Abraham re-signs with Sauerland; Hopkins fight on tap?

Arthur Abraham re-signed with promoter Sauerland Event after recording his seventh straight win with a stoppage of rival Robert Stieglitz on July 18. Martin Rose/Bongarts/Getty Images

Super middleweight titleholder Arthur Abraham has signed a contract extension with promoter Team Sauerland, which will keep him tied to Germany's No. 1 promoter until the end of 2017, the company announced on Monday.

On July 18, Abraham (43-4, 29 KOs), 35, of Germany, knocked out rival Robert Stieglitz in the sixth round of their fourth title fight to take the series 3-1. Abraham, one of Team Sauerland's cornerstone fighters for years, said the terms of his new deal were agreed to before the bout took place but that he signed the paperwork after his victory.

"Weeks before my last fight, it had already been agreed with a handshake that I would be extending my contact until the end of 2017," Abraham said. "But before signing, I wanted to prove to my team and my fans that I can still perform at the highest level. I proved that by beating Robert and now my signature is on the contract."

Team Sauerland's Kalle Sauerland was happy to retain Abraham's services.

"With his brilliant knockout against Stieglitz, Arthur has shown that he is still one of the best super middleweights on the planet," Sauerland said. "The hunger is still there and now it's time for him to cement his legacy."

It is unclear what Abraham's next move will be. Top Rank promoter Bob Arum is anxious to try to make a fight between Abraham and Gilberto Ramirez (32-0, 24 KOs), the 24-year-old Mexican mandatory challenger he promotes. But Stieglitz was the previous mandatory challenger and the next mandatory bout is not due yet.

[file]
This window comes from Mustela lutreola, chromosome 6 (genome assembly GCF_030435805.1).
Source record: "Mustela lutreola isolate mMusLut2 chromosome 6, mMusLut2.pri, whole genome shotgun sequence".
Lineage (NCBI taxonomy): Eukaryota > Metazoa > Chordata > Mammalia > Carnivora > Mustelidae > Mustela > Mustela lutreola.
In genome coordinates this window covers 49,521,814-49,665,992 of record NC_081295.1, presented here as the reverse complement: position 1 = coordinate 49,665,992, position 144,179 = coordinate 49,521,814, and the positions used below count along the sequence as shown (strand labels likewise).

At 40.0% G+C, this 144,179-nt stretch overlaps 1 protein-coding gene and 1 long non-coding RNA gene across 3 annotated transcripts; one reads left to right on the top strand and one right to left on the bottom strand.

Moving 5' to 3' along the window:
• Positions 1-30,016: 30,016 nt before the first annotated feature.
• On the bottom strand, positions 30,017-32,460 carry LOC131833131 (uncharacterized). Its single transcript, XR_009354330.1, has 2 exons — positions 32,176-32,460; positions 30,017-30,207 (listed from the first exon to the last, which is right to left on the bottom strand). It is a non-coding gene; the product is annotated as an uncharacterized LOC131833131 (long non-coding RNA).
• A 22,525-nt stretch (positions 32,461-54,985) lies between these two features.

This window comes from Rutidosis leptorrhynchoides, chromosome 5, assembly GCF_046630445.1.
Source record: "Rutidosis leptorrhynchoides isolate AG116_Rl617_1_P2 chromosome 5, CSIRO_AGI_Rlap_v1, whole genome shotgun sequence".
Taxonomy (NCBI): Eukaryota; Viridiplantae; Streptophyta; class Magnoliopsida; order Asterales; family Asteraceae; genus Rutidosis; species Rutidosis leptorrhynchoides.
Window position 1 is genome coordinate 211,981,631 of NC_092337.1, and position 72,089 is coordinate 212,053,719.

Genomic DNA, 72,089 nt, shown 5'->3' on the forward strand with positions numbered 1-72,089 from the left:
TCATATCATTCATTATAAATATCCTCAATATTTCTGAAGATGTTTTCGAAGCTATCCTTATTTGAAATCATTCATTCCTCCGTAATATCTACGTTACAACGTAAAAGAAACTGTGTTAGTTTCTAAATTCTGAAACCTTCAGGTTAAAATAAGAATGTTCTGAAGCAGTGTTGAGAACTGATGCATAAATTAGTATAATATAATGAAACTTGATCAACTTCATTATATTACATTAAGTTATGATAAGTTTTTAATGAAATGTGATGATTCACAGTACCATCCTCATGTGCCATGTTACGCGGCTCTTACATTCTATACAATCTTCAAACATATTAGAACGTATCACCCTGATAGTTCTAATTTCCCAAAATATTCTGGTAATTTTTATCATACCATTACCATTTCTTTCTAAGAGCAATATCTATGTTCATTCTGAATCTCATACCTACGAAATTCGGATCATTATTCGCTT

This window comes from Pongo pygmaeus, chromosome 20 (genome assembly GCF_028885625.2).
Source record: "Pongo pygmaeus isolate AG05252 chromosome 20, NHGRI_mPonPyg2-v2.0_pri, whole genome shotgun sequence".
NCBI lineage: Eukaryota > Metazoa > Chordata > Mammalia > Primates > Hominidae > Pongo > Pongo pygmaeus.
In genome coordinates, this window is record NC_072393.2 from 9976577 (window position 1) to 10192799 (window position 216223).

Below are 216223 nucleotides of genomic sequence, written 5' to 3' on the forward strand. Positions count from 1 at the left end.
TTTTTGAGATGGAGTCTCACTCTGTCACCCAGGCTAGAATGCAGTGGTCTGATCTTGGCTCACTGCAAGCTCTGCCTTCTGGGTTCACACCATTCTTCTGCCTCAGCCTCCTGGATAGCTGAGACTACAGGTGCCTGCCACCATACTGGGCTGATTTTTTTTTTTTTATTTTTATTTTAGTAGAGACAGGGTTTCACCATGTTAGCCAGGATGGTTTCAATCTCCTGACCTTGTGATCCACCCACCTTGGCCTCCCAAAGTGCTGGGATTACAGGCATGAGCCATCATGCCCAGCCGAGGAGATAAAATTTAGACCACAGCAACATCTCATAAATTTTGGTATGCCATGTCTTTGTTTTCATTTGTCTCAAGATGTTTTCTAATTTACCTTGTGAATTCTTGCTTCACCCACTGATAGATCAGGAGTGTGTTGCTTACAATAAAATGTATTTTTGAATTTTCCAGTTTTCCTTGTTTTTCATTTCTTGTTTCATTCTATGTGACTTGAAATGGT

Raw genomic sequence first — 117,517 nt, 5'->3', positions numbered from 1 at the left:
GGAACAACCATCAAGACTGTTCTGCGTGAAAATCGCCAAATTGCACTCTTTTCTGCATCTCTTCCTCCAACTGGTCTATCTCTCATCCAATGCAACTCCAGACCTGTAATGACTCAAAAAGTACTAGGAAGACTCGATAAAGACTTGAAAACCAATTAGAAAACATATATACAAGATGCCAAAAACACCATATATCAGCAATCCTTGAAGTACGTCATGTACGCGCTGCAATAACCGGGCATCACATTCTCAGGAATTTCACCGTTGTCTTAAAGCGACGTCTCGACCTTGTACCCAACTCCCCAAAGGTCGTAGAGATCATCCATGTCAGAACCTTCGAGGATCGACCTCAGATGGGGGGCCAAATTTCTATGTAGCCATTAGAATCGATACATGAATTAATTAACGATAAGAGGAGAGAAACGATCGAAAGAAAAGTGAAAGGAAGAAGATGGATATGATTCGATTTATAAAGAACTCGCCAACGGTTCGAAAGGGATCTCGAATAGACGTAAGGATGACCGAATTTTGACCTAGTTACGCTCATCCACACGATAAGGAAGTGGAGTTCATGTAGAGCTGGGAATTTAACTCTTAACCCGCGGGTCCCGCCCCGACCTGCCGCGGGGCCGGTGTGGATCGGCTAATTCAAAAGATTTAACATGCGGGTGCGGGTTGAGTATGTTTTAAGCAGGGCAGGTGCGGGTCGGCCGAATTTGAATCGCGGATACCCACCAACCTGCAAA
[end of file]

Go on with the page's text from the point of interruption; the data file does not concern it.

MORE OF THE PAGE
Another possible fight -- and a very intriguing one -- could be against legend Bernard Hopkins (55-7-2, 32 KOs), the former middleweight and light heavyweight champion, in early 2016. Hopkins, who turns 51 on Jan. 15, is still fighting at a top level and intends to have at least once more bout. He said he wants it to be a meaningful one.

The presumptive Hall of Famer has never won a super middleweight title and told ESPN.com in Las Vegas this past weekend, where he was working the Sergey Kovalev-Nadjib Mohammedi HBO telecast as an analyst, that he would like to fight Abraham. He said he could get down to 168 pounds without an issue for the fight.

Hopkins, coming off the loss of his light heavyweight belts to Kovalev by decision in November, said he would be willing to travel to Germany for the fight but said he believed there would be more money for both to have his farewell fight in the United States.

WBO president Paco Valcarcel told ESPN.com the organization would approve Hopkins to challenge Abraham for the belt.

Abraham, who retained his title for the fourth time in the finale against Stieglitz, has won seven fights in a row since losing the second meeting with him in 2013 and has been fighting well since he flamed out in the 2009 to 2011 Super Six World Boxing Classic by losing three of his four bouts (to Andre Ward, Carl Froch and Andre Dirrell by disqualification). His only win in the tournament was his first, a crushing 12th-round knockout of faded former undisputed middleweight champion Jermain Taylor.

"The Super Six tournament may have come a little too early for me," said Abraham, who entered the tournament after vacating a middleweight belt and moving up in weight. "But now I have without a doubt arrived in the super middleweight division. I love challenges and I want to test myself against the very best. My ultimate aim is unifications. I want to prove that I'm No. 1 in my weight class."